Chicago & North Western No. 5015A, an EMD E7A with the Kate Shelly 400 in DeKalb, IL on December 28, 1964. Click to enlarge.

(Photo by Roger Puta, courtesy Marty Bernard, railfan 44, Public domain, via Wikimedia Commons)


North Western logo.


The Kate Shelley 400 was a short-lived streamlined passenger train operated by the Chicago and North Western Railway between Chicago, Illinois and Iowa. The train drew its name from the CNW's popular Twin Cities 400, so-named for making the 400-mile (644 km) run from Chicago to Minneapolis, Minnesota in 400 minutes, and Kate Shelley, a young woman who in 1881 risked her life to save a passenger train from a washed-out bridge.

The C&NW introduced the Kate Shelley to fill the void left by the Union Pacific Railroad's famed "City" streamliners, which had moved from the CNW's route to that of the Milwaukee Road. The Kate Shelley made its first run in October 1955. Initially it operated to Boone, Iowa, but this was cut back in 1956 to Cedar Rapids, Iowa, and then again in 1957 to Clinton, Iowa, just across the Mississippi River. The CNW dropped the name altogether on July 23, 1963, though the unnamed trains No. 1 and No. 2 continued running until the formation of Amtrak in 1971, when they were discontinued.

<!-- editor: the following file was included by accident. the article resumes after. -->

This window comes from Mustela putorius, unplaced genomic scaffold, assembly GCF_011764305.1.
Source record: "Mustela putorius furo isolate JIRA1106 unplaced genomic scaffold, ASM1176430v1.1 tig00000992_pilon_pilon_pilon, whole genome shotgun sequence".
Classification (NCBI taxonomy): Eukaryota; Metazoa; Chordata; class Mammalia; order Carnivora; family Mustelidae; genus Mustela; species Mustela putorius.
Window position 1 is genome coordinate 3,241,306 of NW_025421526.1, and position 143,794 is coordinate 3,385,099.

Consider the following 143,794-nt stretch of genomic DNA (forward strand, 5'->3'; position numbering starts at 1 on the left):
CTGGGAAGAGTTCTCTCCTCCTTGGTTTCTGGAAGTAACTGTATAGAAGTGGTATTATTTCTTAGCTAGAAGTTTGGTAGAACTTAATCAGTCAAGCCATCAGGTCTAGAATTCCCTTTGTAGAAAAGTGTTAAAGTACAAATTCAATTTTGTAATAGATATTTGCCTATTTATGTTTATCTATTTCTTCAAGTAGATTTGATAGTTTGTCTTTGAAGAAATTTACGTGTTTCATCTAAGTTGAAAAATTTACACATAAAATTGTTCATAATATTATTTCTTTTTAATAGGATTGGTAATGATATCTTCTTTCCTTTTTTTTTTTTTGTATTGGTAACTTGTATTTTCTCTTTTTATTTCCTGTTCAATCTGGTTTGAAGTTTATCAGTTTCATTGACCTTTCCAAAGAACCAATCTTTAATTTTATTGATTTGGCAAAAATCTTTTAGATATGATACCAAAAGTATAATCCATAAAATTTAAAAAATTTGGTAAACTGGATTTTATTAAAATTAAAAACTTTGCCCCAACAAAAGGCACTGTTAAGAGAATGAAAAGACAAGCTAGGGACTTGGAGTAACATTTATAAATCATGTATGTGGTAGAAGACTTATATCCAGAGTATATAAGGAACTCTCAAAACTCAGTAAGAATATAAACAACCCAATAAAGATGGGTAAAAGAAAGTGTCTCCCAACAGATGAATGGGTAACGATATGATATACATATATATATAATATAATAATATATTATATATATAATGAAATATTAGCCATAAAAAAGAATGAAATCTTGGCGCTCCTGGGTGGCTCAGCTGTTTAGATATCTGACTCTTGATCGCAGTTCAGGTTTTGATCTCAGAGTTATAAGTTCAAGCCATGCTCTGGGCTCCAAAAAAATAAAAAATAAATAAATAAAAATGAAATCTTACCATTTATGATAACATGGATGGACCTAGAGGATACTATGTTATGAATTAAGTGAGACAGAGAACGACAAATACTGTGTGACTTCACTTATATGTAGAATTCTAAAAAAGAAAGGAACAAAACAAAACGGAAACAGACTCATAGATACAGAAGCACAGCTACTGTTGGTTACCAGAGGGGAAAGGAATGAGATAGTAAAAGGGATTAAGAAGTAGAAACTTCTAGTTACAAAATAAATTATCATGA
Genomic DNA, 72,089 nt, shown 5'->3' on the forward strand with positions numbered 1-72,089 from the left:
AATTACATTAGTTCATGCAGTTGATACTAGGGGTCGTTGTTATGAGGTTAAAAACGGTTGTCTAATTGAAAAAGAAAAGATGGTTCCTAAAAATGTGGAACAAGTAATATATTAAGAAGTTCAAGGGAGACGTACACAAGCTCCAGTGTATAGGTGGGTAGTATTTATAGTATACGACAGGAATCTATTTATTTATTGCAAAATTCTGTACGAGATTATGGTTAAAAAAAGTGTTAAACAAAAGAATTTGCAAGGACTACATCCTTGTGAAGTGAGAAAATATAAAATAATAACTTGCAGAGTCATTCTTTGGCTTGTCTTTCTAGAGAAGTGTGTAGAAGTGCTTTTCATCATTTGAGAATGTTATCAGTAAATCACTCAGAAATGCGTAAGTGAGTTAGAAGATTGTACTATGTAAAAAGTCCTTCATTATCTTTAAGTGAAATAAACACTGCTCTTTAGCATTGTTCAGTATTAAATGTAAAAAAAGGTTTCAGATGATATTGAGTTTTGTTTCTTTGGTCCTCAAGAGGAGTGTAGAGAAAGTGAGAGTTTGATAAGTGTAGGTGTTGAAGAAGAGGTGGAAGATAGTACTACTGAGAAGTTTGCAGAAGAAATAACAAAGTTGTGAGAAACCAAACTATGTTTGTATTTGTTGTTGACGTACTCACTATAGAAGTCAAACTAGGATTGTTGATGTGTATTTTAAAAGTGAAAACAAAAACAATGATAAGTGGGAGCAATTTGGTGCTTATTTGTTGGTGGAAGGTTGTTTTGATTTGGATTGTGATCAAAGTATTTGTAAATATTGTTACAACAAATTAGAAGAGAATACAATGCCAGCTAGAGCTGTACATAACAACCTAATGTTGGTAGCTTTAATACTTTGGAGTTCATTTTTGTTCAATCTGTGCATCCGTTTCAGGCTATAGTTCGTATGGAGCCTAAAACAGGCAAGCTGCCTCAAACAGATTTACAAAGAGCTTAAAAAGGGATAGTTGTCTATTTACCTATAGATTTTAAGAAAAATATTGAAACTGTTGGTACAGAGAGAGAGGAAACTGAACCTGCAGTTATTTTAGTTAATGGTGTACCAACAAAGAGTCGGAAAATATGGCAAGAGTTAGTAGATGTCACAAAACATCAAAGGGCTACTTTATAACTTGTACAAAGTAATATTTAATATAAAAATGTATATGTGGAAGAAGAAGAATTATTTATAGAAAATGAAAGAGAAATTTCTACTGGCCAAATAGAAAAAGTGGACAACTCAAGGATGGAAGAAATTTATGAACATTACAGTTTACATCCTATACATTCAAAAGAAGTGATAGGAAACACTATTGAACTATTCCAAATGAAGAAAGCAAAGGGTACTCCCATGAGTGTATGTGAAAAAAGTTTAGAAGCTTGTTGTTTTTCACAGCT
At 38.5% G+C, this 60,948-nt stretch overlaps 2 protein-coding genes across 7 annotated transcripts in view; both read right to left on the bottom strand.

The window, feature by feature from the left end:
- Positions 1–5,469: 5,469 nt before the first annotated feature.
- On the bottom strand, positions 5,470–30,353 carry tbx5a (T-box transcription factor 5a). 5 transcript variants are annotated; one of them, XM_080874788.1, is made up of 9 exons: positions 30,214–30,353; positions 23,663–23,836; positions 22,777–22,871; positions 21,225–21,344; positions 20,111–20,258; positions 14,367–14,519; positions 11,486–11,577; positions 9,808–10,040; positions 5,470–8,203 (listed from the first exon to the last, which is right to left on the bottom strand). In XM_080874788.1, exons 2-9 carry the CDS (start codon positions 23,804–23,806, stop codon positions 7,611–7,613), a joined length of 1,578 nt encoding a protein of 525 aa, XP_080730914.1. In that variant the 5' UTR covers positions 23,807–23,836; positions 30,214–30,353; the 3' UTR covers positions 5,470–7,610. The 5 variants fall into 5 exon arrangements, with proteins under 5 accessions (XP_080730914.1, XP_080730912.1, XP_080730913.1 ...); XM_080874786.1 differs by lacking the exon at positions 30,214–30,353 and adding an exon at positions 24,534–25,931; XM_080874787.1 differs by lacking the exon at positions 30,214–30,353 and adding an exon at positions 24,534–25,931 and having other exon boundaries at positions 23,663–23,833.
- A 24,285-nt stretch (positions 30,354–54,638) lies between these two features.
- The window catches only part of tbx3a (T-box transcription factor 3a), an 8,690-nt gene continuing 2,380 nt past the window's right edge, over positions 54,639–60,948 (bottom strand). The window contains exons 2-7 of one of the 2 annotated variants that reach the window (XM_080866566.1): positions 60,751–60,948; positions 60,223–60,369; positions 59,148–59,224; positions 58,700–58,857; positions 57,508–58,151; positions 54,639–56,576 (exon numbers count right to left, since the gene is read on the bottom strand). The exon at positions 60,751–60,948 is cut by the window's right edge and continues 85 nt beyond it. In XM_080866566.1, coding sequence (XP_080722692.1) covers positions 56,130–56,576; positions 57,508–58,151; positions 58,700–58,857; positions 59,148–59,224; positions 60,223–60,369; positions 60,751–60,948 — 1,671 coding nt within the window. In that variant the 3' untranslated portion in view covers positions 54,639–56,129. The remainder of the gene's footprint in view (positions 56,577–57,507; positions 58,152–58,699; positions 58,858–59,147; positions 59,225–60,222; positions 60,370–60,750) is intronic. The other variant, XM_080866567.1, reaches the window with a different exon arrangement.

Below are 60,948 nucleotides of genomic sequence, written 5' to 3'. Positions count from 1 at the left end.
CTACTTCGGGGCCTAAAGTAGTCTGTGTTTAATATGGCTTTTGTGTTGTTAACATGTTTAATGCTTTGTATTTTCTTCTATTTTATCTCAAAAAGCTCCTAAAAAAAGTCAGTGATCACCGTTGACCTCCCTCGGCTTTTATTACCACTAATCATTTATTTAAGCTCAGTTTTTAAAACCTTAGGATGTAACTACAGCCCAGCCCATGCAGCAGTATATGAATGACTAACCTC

Kate Shelley 400 Route Map. Click to enlarge.



Status: Discontinued
Locale: Illinois and Iowa
First service: October 1955
Last service: July 23, 1963
Former operator: Chicago and North Western Railway
Route Termini: North Western Terminal, Chicago, Illinois / Boone, Iowa (1955–56), Cedar Rapids, Iowa (1956–57), Clinton, Iowa (1957–63)
Service frequency: Daily
Train numbers: Except Sundays: 1, 2; Sundays: 11, 12
Track gauge 4 ft 8+1⁄2 in (1,435 mm) standard gauge